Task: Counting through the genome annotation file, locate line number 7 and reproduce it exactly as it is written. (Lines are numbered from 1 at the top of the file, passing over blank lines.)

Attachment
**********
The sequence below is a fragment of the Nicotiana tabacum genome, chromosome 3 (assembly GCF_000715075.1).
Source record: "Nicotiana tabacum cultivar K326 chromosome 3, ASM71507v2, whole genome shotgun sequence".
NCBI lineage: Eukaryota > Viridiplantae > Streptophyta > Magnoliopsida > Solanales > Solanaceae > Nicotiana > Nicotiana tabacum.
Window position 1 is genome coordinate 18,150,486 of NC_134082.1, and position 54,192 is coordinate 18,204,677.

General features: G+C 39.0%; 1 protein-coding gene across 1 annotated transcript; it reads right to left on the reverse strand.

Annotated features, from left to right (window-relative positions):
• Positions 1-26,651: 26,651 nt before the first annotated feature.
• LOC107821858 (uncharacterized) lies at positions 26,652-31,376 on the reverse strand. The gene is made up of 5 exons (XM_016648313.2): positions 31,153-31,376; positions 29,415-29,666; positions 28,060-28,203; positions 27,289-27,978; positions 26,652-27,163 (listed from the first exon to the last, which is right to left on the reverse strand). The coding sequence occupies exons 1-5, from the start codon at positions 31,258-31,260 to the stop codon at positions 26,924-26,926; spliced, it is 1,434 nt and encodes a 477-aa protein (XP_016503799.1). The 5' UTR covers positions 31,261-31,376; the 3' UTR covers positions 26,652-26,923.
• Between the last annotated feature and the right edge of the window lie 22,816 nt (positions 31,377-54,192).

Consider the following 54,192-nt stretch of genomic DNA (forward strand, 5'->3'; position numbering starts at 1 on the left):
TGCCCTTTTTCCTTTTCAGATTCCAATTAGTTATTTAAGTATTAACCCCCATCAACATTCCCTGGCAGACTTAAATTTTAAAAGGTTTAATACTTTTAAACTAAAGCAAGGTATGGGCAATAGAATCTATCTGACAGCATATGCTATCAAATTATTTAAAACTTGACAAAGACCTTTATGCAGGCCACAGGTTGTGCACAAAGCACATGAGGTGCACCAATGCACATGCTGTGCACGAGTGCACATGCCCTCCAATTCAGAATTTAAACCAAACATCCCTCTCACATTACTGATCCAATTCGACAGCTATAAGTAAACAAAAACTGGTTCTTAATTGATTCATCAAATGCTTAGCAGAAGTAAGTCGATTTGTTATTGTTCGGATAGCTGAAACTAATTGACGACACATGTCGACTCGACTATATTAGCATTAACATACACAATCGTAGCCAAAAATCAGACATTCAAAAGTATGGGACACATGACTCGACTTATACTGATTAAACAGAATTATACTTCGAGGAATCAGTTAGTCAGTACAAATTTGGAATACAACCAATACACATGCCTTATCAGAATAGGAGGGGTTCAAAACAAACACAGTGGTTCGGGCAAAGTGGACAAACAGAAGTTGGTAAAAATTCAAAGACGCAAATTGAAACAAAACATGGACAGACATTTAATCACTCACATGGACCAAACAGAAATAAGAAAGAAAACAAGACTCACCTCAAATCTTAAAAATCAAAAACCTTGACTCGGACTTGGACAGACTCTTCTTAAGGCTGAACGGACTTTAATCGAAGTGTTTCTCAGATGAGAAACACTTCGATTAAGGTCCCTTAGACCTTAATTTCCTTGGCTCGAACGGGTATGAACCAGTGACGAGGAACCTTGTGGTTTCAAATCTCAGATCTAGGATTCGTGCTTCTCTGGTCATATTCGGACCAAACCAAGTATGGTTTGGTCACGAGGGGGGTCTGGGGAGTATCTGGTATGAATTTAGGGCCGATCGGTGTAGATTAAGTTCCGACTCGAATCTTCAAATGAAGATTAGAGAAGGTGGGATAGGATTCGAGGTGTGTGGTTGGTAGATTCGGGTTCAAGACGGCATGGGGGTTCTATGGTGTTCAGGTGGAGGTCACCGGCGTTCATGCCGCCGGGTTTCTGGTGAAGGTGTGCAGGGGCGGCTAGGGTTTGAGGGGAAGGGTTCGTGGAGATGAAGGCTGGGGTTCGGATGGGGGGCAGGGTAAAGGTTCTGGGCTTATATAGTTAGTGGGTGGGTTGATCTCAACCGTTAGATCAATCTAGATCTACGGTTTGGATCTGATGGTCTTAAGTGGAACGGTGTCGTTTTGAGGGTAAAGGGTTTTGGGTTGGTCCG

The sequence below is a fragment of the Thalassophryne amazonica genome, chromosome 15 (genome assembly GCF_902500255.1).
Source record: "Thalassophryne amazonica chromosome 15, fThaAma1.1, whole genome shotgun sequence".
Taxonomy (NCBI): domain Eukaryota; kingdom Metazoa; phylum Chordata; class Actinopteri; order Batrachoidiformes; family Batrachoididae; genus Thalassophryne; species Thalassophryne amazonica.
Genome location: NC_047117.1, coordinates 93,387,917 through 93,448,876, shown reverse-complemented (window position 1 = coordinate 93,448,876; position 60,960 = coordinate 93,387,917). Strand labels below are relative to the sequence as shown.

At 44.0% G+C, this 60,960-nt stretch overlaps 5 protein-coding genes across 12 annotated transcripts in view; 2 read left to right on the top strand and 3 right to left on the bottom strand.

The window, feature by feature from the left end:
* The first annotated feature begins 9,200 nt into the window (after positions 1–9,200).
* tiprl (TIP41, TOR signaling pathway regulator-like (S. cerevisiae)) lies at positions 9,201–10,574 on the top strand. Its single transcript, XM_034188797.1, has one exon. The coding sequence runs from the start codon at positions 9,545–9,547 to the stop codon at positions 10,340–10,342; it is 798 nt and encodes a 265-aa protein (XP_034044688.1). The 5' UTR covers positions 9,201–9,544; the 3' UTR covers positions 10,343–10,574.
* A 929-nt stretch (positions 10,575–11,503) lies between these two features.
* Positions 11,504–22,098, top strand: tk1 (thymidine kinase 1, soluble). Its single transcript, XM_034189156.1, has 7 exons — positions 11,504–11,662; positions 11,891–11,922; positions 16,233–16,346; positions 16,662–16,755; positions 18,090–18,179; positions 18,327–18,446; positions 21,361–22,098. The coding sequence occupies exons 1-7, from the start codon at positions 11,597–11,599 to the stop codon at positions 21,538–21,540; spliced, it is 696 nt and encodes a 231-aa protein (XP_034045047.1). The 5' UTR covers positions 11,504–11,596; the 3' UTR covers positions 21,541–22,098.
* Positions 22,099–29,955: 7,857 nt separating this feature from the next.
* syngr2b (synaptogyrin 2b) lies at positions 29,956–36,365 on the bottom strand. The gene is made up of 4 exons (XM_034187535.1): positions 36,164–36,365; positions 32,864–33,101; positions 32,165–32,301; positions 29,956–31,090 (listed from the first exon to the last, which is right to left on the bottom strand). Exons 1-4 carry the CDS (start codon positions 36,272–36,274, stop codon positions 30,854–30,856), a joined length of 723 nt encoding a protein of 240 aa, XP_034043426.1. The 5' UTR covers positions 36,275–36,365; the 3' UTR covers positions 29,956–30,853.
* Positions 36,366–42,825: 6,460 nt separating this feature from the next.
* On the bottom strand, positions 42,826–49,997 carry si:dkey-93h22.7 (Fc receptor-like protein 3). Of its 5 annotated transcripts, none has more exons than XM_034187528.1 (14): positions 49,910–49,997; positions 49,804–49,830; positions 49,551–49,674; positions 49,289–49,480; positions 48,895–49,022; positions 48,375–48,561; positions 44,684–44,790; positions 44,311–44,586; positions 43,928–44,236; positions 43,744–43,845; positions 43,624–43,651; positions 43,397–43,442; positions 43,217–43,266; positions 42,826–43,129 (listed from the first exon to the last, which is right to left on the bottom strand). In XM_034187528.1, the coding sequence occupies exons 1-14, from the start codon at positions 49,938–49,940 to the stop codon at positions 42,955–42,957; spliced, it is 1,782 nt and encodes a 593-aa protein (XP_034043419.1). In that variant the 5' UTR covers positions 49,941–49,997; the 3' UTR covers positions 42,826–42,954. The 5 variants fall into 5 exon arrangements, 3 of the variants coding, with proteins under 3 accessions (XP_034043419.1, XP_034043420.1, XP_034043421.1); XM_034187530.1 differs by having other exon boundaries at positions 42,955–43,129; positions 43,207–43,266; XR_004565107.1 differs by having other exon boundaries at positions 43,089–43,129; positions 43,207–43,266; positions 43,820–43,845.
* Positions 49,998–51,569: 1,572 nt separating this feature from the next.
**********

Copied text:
• Positions 1-26,651: 26,651 nt before the first annotated feature.